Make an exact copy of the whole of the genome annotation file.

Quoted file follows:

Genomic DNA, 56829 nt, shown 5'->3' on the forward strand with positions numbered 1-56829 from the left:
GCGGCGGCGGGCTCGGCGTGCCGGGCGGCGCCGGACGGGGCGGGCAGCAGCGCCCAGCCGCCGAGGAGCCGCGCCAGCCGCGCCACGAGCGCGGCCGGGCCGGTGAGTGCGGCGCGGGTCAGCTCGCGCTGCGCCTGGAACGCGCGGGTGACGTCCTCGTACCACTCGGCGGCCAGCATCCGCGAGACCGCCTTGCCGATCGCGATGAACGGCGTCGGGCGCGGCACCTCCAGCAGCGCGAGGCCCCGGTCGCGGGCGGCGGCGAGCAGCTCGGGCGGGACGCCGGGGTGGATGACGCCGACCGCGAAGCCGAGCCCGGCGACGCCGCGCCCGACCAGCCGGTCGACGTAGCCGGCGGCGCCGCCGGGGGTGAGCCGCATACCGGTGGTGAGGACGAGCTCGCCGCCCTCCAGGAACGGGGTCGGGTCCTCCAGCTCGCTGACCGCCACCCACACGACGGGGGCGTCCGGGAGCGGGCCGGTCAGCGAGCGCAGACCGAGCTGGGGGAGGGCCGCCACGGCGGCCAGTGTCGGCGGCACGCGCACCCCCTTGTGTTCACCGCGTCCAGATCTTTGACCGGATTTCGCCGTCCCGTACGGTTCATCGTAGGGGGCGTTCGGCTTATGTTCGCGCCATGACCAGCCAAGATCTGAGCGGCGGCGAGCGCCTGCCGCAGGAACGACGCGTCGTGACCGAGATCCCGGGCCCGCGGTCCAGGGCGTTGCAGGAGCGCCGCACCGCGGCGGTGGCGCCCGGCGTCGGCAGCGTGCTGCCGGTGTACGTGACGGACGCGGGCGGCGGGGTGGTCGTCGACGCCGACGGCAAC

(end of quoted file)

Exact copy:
Genomic DNA, 56829 nt, shown 5'->3' on the forward strand with positions numbered 1-56829 from the left:
GCGGCGGCGGGCTCGGCGTGCCGGGCGGCGCCGGACGGGGCGGGCAGCAGCGCCCAGCCGCCGAGGAGCCGCGCCAGCCGCGCCACGAGCGCGGCCGGGCCGGTGAGTGCGGCGCGGGTCAGCTCGCGCTGCGCCTGGAACGCGCGGGTGACGTCCTCGTACCACTCGGCGGCCAGCATCCGCGAGACCGCCTTGCCGATCGCGATGAACGGCGTCGGGCGCGGCACCTCCAGCAGCGCGAGGCCCCGGTCGCGGGCGGCGGCGAGCAGCTCGGGCGGGACGCCGGGGTGGATGACGCCGACCGCGAAGCCGAGCCCGGCGACGCCGCGCCCGACCAGCCGGTCGACGTAGCCGGCGGCGCCGCCGGGGGTGAGCCGCATACCGGTGGTGAGGACGAGCTCGCCGCCCTCCAGGAACGGGGTCGGGTCCTCCAGCTCGCTGACCGCCACCCACACGACGGGGGCGTCCGGGAGCGGGCCGGTCAGCGAGCGCAGACCGAGCTGGGGGAGGGCCGCCACGGCGGCCAGTGTCGGCGGCACGCGCACCCCCTTGTGTTCACCGCGTCCAGATCTTTGACCGGATTTCGCCGTCCCGTACGGTTCATCGTAGGGGGCGTTCGGCTTATGTTCGCGCCATGACCAGCCAAGATCTGAGCGGCGGCGAGCGCCTGCCGCAGGAACGACGCGTCGTGACCGAGATCCCGGGCCCGCGGTCCAGGGCGTTGCAGGAGCGCCGCACCGCGGCGGTGGCGCCCGGCGTCGGCAGCGTGCTGCCGGTGTACGTGACGGACGCGGGCGGCGGGGTGGTCGTCGACGCCGACGGCAAC